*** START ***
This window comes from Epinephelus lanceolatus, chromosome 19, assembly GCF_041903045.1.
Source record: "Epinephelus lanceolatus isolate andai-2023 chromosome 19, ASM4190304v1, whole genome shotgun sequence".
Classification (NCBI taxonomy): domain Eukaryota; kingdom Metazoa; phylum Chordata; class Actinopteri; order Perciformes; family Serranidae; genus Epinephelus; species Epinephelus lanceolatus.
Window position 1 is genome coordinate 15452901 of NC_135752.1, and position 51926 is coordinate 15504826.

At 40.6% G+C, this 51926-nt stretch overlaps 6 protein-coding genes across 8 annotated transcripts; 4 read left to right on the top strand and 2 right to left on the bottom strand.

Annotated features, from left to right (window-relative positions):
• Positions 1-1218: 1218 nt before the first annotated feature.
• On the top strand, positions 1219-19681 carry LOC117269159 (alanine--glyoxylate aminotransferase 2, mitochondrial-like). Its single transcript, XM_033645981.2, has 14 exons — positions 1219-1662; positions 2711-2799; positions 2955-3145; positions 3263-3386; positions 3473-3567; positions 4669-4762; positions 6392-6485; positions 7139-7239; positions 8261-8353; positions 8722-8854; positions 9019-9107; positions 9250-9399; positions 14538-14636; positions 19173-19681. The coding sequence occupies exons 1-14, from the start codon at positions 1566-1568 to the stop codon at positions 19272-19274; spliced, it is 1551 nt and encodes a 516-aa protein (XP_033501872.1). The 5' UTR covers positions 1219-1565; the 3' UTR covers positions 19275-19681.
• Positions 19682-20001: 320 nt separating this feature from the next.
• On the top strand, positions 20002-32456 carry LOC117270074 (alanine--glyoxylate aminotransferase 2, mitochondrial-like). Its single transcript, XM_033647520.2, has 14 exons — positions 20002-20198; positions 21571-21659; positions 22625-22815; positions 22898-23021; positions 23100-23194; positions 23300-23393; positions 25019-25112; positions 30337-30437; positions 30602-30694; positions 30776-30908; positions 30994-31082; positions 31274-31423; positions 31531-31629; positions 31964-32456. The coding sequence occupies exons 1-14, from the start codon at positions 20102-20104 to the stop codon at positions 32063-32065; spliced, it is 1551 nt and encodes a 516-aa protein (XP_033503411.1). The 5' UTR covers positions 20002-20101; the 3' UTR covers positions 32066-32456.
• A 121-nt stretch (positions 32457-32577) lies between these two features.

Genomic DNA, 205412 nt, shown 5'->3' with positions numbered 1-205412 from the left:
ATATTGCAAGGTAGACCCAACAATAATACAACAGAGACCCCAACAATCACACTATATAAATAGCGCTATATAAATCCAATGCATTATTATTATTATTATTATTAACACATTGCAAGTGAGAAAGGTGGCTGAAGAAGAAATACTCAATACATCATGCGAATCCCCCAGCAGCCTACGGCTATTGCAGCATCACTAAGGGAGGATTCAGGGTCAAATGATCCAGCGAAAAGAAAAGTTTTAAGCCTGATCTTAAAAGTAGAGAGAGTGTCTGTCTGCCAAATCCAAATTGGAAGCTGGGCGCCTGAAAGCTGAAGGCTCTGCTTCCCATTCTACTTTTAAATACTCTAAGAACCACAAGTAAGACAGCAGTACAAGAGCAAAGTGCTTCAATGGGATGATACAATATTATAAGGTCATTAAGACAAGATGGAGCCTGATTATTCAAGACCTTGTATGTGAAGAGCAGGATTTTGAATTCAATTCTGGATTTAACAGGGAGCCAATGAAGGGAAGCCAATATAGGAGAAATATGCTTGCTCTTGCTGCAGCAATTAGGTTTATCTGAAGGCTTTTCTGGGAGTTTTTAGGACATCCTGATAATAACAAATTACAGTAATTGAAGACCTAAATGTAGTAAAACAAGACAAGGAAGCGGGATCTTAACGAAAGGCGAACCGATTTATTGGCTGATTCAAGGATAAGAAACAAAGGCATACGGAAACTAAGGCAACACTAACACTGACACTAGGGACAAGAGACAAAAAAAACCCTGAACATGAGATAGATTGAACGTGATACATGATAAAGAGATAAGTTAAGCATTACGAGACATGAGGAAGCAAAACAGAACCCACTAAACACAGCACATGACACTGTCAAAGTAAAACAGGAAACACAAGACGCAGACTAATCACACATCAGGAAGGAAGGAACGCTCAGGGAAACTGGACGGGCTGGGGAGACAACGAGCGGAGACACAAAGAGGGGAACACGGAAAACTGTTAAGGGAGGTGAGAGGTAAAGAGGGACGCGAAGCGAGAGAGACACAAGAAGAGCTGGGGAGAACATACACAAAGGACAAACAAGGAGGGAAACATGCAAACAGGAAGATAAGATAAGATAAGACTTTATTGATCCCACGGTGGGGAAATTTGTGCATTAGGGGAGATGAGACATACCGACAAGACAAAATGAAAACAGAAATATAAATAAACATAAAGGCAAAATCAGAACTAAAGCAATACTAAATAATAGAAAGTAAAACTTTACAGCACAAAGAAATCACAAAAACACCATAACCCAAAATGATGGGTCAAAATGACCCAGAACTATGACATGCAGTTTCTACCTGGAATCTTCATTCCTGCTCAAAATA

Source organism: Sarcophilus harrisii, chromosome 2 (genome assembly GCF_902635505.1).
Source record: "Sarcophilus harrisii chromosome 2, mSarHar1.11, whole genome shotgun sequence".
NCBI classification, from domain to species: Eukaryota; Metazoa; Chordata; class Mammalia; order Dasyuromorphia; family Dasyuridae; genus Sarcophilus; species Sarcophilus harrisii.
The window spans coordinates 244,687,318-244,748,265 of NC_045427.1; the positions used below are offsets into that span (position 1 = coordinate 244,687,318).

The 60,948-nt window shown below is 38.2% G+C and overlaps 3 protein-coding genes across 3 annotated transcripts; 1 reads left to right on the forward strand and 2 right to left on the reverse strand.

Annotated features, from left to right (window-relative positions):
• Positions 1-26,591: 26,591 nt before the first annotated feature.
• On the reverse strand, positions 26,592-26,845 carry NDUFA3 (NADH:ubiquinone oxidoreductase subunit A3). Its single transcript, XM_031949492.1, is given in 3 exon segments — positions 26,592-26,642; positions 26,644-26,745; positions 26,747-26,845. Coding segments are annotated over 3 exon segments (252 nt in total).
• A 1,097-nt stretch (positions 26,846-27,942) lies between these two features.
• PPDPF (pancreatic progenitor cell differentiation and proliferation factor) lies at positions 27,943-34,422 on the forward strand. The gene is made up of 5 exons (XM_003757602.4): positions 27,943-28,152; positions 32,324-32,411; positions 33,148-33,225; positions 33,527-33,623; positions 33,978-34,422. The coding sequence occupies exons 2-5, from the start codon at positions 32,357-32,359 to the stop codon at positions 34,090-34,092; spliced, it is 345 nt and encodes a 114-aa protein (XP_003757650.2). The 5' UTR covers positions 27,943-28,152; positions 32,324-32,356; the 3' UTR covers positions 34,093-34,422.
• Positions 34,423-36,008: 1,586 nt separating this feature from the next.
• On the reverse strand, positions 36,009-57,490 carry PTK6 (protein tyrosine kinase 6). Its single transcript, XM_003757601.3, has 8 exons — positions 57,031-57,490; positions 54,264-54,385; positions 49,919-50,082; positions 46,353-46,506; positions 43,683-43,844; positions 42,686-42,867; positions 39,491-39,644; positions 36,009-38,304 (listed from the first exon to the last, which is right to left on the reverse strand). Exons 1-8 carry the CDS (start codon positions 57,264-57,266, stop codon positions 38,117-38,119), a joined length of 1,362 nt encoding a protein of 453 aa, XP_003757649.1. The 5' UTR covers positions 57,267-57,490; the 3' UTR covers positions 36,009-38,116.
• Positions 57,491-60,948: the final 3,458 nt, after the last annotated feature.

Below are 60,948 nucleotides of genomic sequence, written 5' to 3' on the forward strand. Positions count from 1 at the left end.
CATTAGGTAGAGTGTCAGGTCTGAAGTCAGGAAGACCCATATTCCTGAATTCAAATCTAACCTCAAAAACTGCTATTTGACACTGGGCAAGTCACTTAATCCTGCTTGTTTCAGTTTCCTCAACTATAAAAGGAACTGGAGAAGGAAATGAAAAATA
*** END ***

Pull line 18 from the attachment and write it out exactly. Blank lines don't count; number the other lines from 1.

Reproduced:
The 60,948-nt window shown below is 38.2% G+C and overlaps 3 protein-coding genes across 3 annotated transcripts; 1 reads left to right on the forward strand and 2 right to left on the reverse strand.